United Kingdom racing chief defends six-day shutdown

09-2314O Hendersons Stable Visit

United Kingdom racing chief defends six-day shutdown

A decision will be made on Monday (local time) if racing in the United Kingdom will resume this Wednesday, after confirmation four horses have tested positive to equine influenza.

The trainers concerned have not been named but it is understood that one of those yards has now been given the all-clear to resume, suggesting that the virus was found in racehorses in Ireland before being discovered in the Cheshire stables of Donald McCain last Wednesday.

Dunshea said analysis of "thousands of samples, and no further positive tests on Monday", led the BHA to conclude that the outbreak was confined to two sites, around which "robust containment measures" have been established. We are working with the Thoroughbred Breeders Association and wider Newmarket community to attempt to contain the issue'.

Four meetings were cancelled last Thursday after three animals tested positive for equine influenza despite having been vaccinated against the disease. However, the BHA said racing would only resume with "strict biosecurity controls in place".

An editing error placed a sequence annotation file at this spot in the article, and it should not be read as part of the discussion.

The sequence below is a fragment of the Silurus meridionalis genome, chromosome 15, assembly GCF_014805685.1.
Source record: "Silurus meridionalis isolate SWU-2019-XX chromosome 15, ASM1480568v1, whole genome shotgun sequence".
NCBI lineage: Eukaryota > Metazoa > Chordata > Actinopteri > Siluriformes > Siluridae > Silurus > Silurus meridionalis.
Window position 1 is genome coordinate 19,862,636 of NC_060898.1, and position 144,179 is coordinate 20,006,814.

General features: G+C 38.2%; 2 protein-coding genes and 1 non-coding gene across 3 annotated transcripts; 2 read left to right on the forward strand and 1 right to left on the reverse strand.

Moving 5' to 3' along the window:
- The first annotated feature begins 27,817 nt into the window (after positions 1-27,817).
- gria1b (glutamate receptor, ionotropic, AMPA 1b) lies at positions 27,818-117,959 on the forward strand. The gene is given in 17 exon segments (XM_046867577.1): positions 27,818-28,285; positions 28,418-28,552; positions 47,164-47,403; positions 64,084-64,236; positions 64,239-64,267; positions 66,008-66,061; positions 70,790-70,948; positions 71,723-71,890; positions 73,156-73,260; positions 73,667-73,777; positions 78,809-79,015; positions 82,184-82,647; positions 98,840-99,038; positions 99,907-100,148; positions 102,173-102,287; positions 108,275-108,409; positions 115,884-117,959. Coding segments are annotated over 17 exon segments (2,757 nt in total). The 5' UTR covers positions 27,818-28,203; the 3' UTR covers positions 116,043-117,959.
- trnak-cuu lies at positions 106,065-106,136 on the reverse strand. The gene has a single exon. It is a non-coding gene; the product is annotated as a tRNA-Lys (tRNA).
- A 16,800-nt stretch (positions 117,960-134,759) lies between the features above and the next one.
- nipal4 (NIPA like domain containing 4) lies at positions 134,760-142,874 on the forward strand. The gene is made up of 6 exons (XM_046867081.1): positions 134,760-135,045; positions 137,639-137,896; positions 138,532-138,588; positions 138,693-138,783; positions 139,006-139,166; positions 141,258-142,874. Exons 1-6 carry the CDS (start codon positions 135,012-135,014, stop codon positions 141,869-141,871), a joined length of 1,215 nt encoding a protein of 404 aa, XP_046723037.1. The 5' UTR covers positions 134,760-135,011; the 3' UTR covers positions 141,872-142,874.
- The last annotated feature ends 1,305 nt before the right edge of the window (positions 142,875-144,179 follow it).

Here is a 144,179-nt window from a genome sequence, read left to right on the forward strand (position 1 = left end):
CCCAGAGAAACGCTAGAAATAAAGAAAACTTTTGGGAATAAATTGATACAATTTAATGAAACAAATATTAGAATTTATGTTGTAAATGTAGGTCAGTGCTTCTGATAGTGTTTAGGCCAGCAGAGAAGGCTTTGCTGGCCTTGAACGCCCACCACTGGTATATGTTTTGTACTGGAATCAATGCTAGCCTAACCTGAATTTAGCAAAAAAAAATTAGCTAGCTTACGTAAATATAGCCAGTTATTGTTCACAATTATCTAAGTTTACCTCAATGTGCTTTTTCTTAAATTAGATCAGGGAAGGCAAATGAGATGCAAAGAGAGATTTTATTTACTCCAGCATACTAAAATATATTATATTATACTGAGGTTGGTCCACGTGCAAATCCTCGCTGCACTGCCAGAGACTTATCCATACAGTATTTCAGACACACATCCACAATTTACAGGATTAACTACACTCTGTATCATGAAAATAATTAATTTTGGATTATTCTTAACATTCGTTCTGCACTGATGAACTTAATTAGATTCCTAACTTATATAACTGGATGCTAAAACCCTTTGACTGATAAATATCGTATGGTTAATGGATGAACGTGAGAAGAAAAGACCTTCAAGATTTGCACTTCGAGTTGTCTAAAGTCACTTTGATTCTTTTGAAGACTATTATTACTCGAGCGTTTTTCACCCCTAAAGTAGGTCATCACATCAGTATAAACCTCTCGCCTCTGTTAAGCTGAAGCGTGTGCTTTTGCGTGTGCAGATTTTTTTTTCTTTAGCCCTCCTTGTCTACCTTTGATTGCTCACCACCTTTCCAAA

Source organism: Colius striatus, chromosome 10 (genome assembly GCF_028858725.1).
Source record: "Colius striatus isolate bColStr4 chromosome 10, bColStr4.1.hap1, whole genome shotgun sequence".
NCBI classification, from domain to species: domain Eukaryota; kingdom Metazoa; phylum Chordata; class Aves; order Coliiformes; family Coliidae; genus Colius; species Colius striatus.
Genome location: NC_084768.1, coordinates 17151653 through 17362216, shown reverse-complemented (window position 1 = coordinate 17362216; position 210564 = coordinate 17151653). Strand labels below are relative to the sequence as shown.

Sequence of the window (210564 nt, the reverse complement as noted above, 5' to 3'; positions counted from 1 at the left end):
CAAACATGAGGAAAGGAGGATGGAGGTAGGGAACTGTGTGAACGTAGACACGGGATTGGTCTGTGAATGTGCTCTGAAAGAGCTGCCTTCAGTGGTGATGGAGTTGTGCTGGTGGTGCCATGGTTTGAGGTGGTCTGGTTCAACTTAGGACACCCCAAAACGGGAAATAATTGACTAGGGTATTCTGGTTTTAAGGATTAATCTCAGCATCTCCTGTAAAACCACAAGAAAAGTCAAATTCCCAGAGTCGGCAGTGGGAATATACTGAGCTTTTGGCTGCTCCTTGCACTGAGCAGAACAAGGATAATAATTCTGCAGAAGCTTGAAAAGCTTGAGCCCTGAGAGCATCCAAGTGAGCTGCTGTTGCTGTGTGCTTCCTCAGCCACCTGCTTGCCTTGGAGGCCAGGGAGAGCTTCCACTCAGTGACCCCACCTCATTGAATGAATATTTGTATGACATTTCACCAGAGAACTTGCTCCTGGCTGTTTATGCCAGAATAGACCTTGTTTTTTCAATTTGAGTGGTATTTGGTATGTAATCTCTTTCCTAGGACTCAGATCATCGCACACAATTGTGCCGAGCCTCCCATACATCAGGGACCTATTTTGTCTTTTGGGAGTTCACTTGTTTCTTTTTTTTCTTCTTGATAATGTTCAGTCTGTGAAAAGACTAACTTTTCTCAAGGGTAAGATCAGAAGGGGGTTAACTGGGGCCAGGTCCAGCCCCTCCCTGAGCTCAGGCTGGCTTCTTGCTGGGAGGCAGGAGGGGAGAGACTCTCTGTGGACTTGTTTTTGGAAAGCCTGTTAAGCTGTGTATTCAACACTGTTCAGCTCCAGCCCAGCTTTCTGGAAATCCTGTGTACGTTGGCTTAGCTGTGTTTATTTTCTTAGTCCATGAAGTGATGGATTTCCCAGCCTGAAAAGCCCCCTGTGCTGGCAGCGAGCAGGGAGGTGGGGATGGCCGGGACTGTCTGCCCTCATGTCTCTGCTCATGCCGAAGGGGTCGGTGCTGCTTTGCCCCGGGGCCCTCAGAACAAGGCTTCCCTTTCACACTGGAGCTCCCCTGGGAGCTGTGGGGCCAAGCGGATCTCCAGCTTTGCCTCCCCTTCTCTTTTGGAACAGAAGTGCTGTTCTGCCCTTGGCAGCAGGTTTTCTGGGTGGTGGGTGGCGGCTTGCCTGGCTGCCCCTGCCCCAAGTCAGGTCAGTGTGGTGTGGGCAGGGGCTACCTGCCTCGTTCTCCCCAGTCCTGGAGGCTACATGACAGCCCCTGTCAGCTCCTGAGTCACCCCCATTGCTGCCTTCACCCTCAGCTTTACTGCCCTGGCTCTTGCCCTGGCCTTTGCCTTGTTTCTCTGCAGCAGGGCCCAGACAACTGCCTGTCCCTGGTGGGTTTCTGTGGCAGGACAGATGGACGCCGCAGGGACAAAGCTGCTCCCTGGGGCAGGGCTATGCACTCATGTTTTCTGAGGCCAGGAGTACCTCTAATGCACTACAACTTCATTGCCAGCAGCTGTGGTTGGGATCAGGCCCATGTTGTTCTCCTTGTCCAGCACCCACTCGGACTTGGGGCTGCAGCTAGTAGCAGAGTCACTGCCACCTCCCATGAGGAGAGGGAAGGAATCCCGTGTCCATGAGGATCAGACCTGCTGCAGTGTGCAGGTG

Speaking on Tuesday's edition of After The Last, the Racing Post scribe said participant sentiment toward the sport's governing body remained mixed despite the BHA announcing a risk-managed return to racing will take place from Wednesday nearly a week after racing was halted. "This risk has been assessed and, based on the evidence - and ensuring biosecurity measures are in place - the level of risk is viewed as acceptable".

Trainers including Nigel Twiston-Davies and Colin Tizzard have questioned the BHA strategy, and prominent owner Dai Walters claimed they had "lit a fire they can't put out".

A total of 174 racing stables had been placed in lockdown.

Trainers who hold entries for Wednesday are advised to declare at 10am on Tuesday.

Speaking in a statement earlier in the day, Crisford said: "None of the four horses that have returned positive tests for equine influenza displayed any clinical signs of respiratory illness, including nasal discharge and elevated temperatures, prior to the mandatory swabbing that was undertaken last Friday, February 8".

"The critical thing is they have to have had the correct vaccination within the eight weeks preceding the run".

These controls include barring any horse from racing that hasn't been vaccinated in the previous six months.

Crisford confirmed Sajanjl, who ran at Newcastle last week, has tested negative.

At the moment the affected horses are all contained within Mr Crisford's yard.

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